Tour the Ferguson Lab

General laboratory facilities

lab-1lab-2lab-3lab-4Our wet laboratory and instrumentation spaces are located on the third floor of Gross Hall on Duke's West Campus.  The laboratory is optimized for trace organic analysis, nanoparticle characterization/preparation, and biochemical and bioanalytical research.

Resources include computers, evaporators, (ultra)centrifuges, ovens, a muffle furnace, a refrigerated shaking incubator, protein purification chromatography equipment, ultrasonicators, as well as the major instrumentation described in detail below.

ThermoFisher Scientific LTQ-Orbitrap Velos tandem mass spectrometer with custom 2D-UHPLC system

Orbitrap Our LTQ-Orbitrap Velos is the analytical centerpiece of the laboratory. It is highly optimized for trace analysis of targeted and non-targeted organic contaminants in the environment using high-resolution, exact mass MS and MS/MS. We utilize ESI, APCI, and APPI ion sources in combination with a custom-built 2D-UHPLC system for analysis of complex environmental mixtures.

Dionex Ultimate 3000 - custom built 2D-UHPLC System


Agilent Technologies A7809 GC System


ThermoFisher Scientific TSQ Vantage Mass Spectrometer


Applied NanoFluorescence NS1 near infrared laser fluorometer

The NS1 is a highly specialized instrument used exclusively for quantitative and qualitative characterization of single-walled carbon nanotubes in solution. We use it for trace analysis of these nanomaterials in environmental samples such as soil, sediment, tissue, and water.

Agilent 7700 ICP-MS

This quadrupole ICP-MS is a shared resource administered primarily by Dr. Hsu-Kim's laboratory in CEE. It is a state-of-the art instrument equipped with a reaction/collision cell for reducing isobaric interferences. We use it in combination with particle separation methods (e.g. field-flow fractionation) to detect and quantify nanoparticles in the environment.

Wyatt Eclipse 3+ asymmetric flow field flow fractionation system (AF4)

The AF4 system is used primarily for separation of carbon nanotubes and other nanoparticles extracted from environmental samples prior to analysis by either NIR fluorescence or ICP-MS.

Dionex Autotrace 280 solid phase extraction system

AutotraceThis automated solid-phase extraction system is extremely versatile and allows rapid method development and implementation of reproducible sample processing for isolation of organic contaminants from water samples. We use it in combination with the Orbitrap MS (above) for analysis of polar organic contaminants such as endocrine disruptors, pesticides, and pharmaceuticals in the environment.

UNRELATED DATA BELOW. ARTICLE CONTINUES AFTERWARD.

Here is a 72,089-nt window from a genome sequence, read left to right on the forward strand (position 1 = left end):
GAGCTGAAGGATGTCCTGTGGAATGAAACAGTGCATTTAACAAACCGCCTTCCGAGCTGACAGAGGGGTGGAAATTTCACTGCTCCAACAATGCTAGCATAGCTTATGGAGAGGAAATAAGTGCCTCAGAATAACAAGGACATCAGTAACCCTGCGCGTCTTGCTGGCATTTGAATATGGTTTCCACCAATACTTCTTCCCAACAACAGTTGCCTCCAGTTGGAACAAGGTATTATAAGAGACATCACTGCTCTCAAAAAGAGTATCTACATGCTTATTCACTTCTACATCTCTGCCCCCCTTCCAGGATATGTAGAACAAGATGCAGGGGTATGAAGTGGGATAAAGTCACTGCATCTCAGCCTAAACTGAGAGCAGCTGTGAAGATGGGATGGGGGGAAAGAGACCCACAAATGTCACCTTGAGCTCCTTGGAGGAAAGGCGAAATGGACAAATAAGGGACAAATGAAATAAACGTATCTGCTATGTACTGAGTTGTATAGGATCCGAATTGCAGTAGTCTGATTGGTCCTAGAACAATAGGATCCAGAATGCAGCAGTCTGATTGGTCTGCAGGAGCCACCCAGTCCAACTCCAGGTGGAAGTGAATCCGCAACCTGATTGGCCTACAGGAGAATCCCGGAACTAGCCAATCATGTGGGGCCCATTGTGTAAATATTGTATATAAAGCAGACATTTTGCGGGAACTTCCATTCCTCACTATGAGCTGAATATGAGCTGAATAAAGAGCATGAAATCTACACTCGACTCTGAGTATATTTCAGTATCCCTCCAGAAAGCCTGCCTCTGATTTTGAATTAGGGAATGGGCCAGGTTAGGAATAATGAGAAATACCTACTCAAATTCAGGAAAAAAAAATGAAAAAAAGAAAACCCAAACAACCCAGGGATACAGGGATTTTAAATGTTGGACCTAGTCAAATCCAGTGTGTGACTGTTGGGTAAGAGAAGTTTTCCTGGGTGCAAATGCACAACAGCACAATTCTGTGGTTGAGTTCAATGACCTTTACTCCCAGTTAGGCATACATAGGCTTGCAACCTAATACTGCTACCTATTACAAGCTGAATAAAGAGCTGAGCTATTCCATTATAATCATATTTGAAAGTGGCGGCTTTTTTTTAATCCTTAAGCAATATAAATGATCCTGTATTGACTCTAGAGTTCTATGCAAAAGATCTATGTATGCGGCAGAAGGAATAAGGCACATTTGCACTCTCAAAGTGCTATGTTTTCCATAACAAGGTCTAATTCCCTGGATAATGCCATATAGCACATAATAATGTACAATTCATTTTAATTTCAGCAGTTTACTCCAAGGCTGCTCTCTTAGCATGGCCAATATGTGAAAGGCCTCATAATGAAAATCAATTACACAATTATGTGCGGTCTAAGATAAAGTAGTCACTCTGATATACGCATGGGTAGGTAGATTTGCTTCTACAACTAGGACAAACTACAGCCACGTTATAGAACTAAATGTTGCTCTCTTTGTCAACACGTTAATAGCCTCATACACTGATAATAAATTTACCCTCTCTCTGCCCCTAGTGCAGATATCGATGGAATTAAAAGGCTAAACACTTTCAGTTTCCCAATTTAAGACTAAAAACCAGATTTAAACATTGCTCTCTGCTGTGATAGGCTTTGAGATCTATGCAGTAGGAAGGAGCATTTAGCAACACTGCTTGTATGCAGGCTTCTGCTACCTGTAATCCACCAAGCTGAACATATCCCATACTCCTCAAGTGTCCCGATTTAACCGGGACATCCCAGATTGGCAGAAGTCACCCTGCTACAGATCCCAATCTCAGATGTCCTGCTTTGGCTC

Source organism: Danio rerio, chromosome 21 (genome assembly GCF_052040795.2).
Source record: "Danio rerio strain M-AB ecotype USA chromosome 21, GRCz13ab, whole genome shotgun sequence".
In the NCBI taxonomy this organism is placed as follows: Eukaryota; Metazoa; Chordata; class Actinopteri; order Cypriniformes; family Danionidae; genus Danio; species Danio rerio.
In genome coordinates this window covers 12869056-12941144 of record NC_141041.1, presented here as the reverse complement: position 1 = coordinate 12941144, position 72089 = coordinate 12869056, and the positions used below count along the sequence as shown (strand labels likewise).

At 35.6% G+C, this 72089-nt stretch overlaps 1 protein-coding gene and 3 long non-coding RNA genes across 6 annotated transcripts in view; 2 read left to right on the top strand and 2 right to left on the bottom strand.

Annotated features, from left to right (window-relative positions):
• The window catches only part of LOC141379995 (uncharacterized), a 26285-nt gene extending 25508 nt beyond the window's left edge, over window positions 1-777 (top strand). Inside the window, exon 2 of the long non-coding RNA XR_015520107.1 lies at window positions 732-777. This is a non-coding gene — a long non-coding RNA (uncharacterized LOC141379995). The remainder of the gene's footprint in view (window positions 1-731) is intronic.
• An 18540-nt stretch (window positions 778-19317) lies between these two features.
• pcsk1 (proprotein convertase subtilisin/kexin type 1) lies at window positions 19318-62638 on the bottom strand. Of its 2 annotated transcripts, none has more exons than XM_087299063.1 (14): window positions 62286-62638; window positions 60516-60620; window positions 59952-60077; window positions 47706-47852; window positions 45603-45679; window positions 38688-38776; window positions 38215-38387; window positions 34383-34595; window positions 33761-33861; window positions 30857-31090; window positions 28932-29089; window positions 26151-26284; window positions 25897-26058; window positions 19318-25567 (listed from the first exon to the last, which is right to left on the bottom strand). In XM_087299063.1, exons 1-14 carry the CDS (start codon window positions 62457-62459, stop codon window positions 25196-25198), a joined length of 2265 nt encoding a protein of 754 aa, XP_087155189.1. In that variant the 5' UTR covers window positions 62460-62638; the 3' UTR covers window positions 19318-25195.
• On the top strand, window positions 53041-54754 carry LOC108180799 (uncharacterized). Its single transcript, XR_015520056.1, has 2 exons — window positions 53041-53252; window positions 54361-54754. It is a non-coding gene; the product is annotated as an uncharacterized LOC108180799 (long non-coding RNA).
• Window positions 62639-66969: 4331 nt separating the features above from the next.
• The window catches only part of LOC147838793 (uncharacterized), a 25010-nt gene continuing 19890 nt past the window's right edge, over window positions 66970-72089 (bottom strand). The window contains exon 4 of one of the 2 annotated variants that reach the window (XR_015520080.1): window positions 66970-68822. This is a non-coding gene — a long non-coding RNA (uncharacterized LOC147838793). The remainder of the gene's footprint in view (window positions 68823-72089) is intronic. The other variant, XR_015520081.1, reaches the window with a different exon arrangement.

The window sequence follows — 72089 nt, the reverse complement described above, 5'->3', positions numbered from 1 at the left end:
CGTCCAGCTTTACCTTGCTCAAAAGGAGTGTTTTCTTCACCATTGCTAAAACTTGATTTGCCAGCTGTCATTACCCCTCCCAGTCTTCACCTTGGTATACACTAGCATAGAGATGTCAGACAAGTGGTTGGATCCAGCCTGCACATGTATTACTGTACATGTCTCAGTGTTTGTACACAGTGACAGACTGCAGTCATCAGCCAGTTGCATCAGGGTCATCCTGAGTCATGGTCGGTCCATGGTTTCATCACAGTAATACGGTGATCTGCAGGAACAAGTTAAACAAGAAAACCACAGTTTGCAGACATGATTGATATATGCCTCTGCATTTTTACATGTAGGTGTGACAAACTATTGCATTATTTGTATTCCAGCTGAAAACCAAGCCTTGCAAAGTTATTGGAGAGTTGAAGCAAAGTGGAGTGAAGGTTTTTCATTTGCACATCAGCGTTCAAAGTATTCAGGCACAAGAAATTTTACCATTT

Agilent 1100 HPLC with DAD, fluorescence, and ELSD detectors

LCsystemThis general-purpose HPLC is configured as a highly flexible platform for analytical and preparative separation of a variety of organic analytes. The diode array detector is useful for analysis of dyes in aircraft deicer fluids, the fluorescence detector is highly sensitive for aromatic hydrocarbon analysis, and the evaporative light scattering detector allows quantitation of non-chromophoric compounds such as alcohol ethoxylate surfactants.

Waters 600 gel permeation chromatograph

GPC The GPC system is used as a sample purification/cleanup tool. It allows removal of high- and low-MW interferences from complex environmental extracts. We also use this system as a resource for bioassay-directed fractionation experiments in support of "toxicity identification and evaluation" (TIE) experiments.

Molecular Devices Spectramax M5 microplate spectrofluorometer

spectramaxThe Spectramax is a versatile instrument capable of UV/Vis spectrophotometry, fluorescence spectroscopy, time resolved fluorometry, and measurement of fluorescence polarization, all in a microplate or cuvette format. We use it for a variety of purposes, from simple UV/Vis spectral acquisition to protein assays, to fluorescence polarization-based ligand-receptor interaction assays.

Bio-Rad Biologic HR fast protein liquid chromatograph (FPLC)

FPLCThe Biologic HR FPLC is maintained at 4° C for purification of active recombinant proteins from bacteria or baculovirus cells. We use it to produce nuclear hormone receptors (e.g. estrogen and thyroid hormone receptors) and other proteins for environmental bioassay or bioanalytical applications.